MAINE, USA — $1.3 billion -- that's the amount of money a new report indicates deteriorated, congested, and inadequate roads and bridges cost Mainers every year. It's an issue that has impacted our state for years and is becoming more difficult to manage, as experts continue to ask for more funding.
The "Maine Transportation by the Numbers: Meeting the State's Need for Safe, Smooth and Efficient Mobility" report was released on Thursday, February 4, and conducted by the national nonprofit organization TRIP, which is based in Washington, D.C. but prepares reports for the nation and all 50 states.
This report indicates Maine's transportation network carries more than $80 billion of goods to and from the state each year, and there are 1 million licensed drivers in the state alone. Annually, the state's roadways see about 15 billion miles of vehicle travel. Those numbers dropped last year during the pandemic by 40 percent in April but had increased to just a 12 percent drop in October.
According to this report, the average driver in Bangor loses $1,561 every year because of inadequate roads, while the average drivers in Portland and Lewiston-Auburn lose $1,392 and $1,273 respectively. That money can include things like higher vehicle operating costs, traffic crashes, wasted fuel, and lost time.
This report says of Maine's major roads, 44 percent are in poor or mediocre condition -- 41 percent in Bangor, 46 percent in Portland, and 31 percent in Lewiston-Auburn. Thirteen percent of Maine's bridge are in poor or structurally deficient condition (though experts say they are still safe to use), and in Bangor and Portland, Mainers lose an equivalent of one full day per year stuck in traffic. Almost 800 people have been killed on Maine's roads in the past five years, and missing roadway safety features have contributed to a third of those fatal crashes. In 2019, crashes resulted in about $497 million in economic costs.
Maine faces an annual transportation funding shortfall of about $232 million, according to this report, per the Maine State Legislature's Blue Ribbon Commission. Experts say the Maine Department of Transportation is doing what it can with funds available, but it needs more money. There is no one solution to these challenges, but experts say making an effort to improve is important.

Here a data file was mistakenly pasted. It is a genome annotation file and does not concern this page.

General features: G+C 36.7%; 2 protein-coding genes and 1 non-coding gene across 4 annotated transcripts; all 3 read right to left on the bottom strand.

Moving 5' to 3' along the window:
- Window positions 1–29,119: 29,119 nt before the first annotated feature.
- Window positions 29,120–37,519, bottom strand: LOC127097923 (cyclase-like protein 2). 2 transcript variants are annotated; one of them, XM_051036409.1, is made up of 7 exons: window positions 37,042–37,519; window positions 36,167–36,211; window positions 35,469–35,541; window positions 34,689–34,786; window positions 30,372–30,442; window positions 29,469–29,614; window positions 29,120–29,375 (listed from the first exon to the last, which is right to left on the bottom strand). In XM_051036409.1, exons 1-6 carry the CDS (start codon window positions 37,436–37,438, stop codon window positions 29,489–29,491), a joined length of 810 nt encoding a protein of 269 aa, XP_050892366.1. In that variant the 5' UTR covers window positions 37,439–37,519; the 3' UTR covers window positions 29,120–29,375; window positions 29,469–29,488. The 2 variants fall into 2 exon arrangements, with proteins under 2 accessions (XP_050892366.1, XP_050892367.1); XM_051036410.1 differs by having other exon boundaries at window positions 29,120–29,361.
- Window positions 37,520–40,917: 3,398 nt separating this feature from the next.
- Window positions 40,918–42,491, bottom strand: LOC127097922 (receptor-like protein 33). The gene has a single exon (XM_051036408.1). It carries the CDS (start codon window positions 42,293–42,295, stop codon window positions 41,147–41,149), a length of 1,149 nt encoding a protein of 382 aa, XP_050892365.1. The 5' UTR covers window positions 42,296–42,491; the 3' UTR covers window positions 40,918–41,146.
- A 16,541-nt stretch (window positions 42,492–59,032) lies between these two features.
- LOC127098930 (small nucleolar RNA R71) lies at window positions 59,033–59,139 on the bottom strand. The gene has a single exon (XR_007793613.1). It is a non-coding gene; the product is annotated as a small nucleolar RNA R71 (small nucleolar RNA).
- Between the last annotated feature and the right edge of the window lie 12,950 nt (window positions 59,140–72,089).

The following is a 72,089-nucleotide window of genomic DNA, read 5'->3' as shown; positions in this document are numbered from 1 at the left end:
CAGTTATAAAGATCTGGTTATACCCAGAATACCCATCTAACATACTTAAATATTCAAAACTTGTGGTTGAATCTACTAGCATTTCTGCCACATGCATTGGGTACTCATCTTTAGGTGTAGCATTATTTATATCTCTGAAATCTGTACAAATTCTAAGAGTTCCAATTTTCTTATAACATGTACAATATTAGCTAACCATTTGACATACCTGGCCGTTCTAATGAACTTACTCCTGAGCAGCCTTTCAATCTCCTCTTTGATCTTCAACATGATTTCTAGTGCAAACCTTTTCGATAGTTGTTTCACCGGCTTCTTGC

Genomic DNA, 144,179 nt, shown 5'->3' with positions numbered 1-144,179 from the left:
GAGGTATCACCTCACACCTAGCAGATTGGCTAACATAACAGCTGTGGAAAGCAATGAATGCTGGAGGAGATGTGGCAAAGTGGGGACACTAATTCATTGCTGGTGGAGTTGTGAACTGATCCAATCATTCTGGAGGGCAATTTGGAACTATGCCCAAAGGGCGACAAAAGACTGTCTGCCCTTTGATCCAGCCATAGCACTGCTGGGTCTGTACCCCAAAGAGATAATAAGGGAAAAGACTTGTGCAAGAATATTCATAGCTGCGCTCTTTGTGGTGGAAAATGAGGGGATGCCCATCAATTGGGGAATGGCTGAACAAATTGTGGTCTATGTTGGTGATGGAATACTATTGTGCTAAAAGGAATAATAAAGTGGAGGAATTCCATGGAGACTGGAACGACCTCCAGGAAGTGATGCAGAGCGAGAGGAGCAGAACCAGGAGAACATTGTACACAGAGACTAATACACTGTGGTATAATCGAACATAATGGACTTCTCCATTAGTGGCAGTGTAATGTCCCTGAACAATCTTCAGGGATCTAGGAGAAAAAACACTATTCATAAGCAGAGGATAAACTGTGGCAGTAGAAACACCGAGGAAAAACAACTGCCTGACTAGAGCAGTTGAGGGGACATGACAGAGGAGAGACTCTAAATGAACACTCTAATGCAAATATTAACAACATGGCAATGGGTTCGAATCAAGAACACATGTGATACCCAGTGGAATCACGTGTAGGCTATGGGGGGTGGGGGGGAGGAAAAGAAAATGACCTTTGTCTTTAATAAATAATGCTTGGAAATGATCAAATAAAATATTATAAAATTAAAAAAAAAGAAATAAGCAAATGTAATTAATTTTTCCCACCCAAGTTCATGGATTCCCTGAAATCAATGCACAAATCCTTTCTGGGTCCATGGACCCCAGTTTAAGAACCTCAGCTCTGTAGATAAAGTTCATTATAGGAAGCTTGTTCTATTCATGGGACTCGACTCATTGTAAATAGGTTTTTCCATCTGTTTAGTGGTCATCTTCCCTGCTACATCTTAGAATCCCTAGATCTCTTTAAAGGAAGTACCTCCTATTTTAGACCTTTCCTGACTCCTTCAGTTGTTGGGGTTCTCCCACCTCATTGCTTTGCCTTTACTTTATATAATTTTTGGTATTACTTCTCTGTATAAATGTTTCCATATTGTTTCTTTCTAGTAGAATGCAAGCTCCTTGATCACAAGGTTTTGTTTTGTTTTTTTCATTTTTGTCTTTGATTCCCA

"It does have a direct impact on people's pocketbooks, and that's why it's so important to make sure that the roads are kept in good repair and that they're well-funded," Carolyn Bonifas Kelly, the director of communications and research at Trip, explained during a virtual press conference.
Bangor City Manager Catherine Conlow was also on the conference call. She says Bangor depends largely on vehicle truck transportation and says crews have been using a "band-aid approach", rather than creating lasting solutions because of a lack of funding -- not made better by the pandemic. The changing weather patterns this year have also caused issues, since the state isn't seeing hard freezes, so road surfaces are more prone to deteriorating.
"(Road conditions have) an impact certainly on the growth and the human condition in the city of Bangor and the region because we need to be able to have good jobs, and we need to be able to move our products, and we need to do things," Conlow expressed.
During the conference, Tim Doyle, the vice president of the Maine Motor Transport Association, said there is no "magic pill" to help solve the funding issue. Some of his suggestions include raising fuel taxes, since he says they haven't increased federally since 1993; raising the state gas tax, which he says hasn't increased in several sessions; requiring electric vehicle users to pay their "fair share"; looking into bonding options, and asking for more money to be moved from Maine's general to highway fund.
To read the entire report, click here.